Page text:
Slowing global growth means a protracted bear market in crude oil.
Saudi Arabia’s decision to pump and export the highest crude volume since the Shah of Iran lost his Peacock Throne three decades ago (Saudi production hit 10 MBD in June), coupled with the return of Iraq and Libya to the oil market, led to an increase in the supply of black gold even as its demand curve moved lower due to recession in Europe and a possible hard landing in India and China. It was no surprise that Brent crude was gutted from $126 in early March to below $90 in late June.
However, the EU embargo against Iran moves at least one million barrels daily from the international oil markets and has triggered a nationalist backlash in the Majlis, the military high command and the Revolutionary Guards, whose naval units have fired missiles and conducted military exercises in the Gulf of Hormuz. There was a Norwegian oil workers stike. This is the first supply shock in the oil market since the Libyan rebels shut down Colonel Gaddafi’s refineries, pipelines, storage tanks and loading terminals in autumn 2011. As Brent rises above $100, oil shares are natural candidates for accumulation. Who? Why? Where?
I still believe slowing global growth means a protracted bear market in crude oil, possibly Brent $75-80. After all, the collapse in the Iran riyal, 25 per cent inflation and social unrest could force the Ayatollahs to compromise with the West on its uranium enrichment programme, removing the geopolitical risk premium in crude oil. This means it is still safer to buy low beta, high yield, low valuation, integrated supermajors, such as BP, Shell, Chevron and Total. Exxon Mobil’s gas exposure via its takeover of XTO. Energy and its chemicals business, reduce its correlation to crude oil prices. I am less keen on offshore drillers, LNG, cola shares and would avoid alternative energy shares like the plague (aint nothing green about First Solar!).
Oil services shares plummeted as Brent plunged $30 since March as the financial markets feared that the fall in oil prices would force exploration/production companies worldwide to slash capex budgets. This was all the more so since natural gas drilling in the Gulf of Mexico, Texas and Oklahoma is under pressure and oil service companies could well be victims of new downward EPS revisions. However, it is unlikely that the US rig count will drop much below 2000 in 2012 and state owned oil and gas colossi, from the GCC national champions (ADNOC, Qatar gas, Kuwait Petroleum, Saudi Aramco) to the emerging oil and gas operators in Libya/Iraq, China’s CNOOC and PetroChina, Brazil’s Petrobras and Russia’s Rosneft, Lukoil and Gazprom will actually increase their capex, as their sovereign status makes them immune to short term seizures in oil prices or credit markets.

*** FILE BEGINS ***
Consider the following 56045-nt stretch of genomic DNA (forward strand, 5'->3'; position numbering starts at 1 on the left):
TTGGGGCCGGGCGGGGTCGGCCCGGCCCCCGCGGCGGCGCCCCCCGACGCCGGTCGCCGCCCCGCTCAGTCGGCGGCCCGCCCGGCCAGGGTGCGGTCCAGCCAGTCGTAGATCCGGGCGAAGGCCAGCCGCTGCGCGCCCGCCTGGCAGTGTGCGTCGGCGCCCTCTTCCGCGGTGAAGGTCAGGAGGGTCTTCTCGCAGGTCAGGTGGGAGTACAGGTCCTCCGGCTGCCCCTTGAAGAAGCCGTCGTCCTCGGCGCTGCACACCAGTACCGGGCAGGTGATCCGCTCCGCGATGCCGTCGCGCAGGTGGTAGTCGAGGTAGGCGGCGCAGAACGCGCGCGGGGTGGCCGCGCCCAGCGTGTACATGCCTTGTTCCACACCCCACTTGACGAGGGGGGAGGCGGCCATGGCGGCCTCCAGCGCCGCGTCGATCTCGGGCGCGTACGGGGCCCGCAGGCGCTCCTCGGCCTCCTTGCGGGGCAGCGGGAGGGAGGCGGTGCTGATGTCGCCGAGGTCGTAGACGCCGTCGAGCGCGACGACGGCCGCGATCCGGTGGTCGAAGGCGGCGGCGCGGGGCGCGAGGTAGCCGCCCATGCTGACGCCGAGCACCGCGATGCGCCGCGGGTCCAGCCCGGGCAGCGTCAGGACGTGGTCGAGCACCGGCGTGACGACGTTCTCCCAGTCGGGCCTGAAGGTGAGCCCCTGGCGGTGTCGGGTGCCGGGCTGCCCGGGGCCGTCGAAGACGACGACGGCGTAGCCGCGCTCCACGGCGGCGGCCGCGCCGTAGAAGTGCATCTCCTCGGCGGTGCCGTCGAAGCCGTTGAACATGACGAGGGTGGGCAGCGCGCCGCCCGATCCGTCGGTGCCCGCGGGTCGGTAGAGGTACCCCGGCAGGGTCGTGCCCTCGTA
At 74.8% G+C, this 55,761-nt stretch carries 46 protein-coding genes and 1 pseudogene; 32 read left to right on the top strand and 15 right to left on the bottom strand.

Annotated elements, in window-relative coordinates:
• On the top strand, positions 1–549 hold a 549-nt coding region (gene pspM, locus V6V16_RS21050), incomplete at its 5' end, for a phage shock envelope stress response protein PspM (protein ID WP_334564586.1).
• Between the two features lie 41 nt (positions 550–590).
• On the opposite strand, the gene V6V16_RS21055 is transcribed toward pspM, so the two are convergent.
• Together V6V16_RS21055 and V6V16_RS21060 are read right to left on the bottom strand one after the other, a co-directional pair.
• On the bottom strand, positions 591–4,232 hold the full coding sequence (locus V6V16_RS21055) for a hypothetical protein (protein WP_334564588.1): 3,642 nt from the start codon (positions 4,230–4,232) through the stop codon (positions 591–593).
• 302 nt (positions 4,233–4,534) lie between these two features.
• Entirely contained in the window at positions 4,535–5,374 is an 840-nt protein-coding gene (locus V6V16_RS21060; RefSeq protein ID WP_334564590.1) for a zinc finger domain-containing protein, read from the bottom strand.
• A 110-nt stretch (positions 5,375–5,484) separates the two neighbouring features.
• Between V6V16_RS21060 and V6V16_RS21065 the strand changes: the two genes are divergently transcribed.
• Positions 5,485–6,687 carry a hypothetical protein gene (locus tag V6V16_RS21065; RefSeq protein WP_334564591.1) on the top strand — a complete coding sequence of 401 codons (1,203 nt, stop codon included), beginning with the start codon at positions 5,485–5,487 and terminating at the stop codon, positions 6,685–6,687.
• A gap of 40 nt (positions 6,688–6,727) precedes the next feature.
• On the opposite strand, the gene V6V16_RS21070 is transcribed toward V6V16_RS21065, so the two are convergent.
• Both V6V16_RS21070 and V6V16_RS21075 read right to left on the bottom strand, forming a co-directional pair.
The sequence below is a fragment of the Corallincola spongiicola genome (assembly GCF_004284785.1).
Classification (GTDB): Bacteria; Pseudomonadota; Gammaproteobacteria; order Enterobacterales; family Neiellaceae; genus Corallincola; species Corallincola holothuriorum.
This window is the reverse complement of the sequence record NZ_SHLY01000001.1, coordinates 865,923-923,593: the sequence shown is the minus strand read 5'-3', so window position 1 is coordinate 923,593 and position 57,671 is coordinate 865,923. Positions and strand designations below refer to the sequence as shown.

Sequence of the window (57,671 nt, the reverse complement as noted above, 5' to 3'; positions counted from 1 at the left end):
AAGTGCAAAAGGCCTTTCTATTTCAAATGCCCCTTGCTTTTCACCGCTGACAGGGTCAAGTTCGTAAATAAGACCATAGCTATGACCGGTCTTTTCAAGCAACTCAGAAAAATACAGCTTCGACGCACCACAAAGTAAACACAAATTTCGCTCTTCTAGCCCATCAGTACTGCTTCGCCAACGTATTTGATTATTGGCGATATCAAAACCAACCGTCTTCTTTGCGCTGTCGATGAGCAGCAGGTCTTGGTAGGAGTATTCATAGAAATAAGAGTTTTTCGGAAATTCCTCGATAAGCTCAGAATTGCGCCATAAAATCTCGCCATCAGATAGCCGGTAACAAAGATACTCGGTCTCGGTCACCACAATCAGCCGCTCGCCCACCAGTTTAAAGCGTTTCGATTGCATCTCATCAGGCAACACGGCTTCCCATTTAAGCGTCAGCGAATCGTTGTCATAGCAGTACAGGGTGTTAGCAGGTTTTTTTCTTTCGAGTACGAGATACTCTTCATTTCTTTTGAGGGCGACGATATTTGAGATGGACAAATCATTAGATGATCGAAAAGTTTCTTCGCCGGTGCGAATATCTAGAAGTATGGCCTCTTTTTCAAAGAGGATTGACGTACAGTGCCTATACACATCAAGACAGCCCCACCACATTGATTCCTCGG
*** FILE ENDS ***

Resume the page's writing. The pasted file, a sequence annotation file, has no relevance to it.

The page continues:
However, as the global economy slows, a protracted period of lower oil prices could dampen high cost drilling projects in offshore West Africa, offshore Brazil, the Russian Arctic and the Alberta tar sands. This would be negative for oil services companies. Schlumberger is the world’s leading oil services firm and increased its footprint in deepwater after its acquisition of Smith International. It is the most global among the major US oil services firm. However, Schlumberger has a lower exposure to the North American natural gas/pressure pumping segment than Halliburton or even Baker Hughes.
Schlumberger is also the Texas (French?) oil service firm most leveraged to the capex budgets of the world’s leading state owned companies in the BRICS/major emerging markets. EPS could well be in the $4 range and I doubt if Schlumberger’s valuation multiples will fall below 15 unless oil prices crash again. This means the world’s leading oil & gas services firm, whose shares peaked at 95 in this crude cycle, has a value at 60-62.
Chinese slow down
Lower electricity and fuel demand is telltale evidence of a Chinese economic growth slowdown. The fall in Brent and the slowdown in China energy demand/GDP growth in a year of political transition (the Year of the Dragon, no less!) mean the shares the CNOOC, China’s leading offshore oil and gas exploration and production companies lost a third of their value in its New York ADR (symbol CEO) and its Hong Kong shares (883 HK). It now makes sense to nibble at CNOOC shares in New York and Hong Kong, since this Middle Kingdom Red Chip is among the world’s most lean, mean operating machines in Big Oil. This is a tribute to its low cost operating base in coastal and offshore China, the home base for almost 80 per cent of its offshore oil and gas platform. CNOOC reserves are now valued in the Brent $72-82 range and its dividend yield is a respectable 3 per cent, making the shares compelling at eight times earnings (the five year average multiple is 12X).
CNOOC also trades at a mere four times its cash flow, can increase production by 8-10 per cent and minimal exposure to natural gas (one fifth of reserves and production). However, rather than buy the shares of CNOOC’s New York ADR at $200, I would prefer to sell put options at the $180 strike whenever volatility in global markets spikes higher.
Conoco Philips, is in the midst of a strategic restructuring. Conoco has sold its downstream assets and transformed itself into a pure play oil and gas E&P firm, though I concede production growth is a mediocre 3-4 per cent. However, asset sales, oil royalty trusts, share buybacks, rise in EPS growth will mean that the shares of this undervalued Big Oil could rise on the NYSE, possibly to as high as $78 in twelve months. The ultimate dividend yield oil share! France’s Total, with 6 per cent.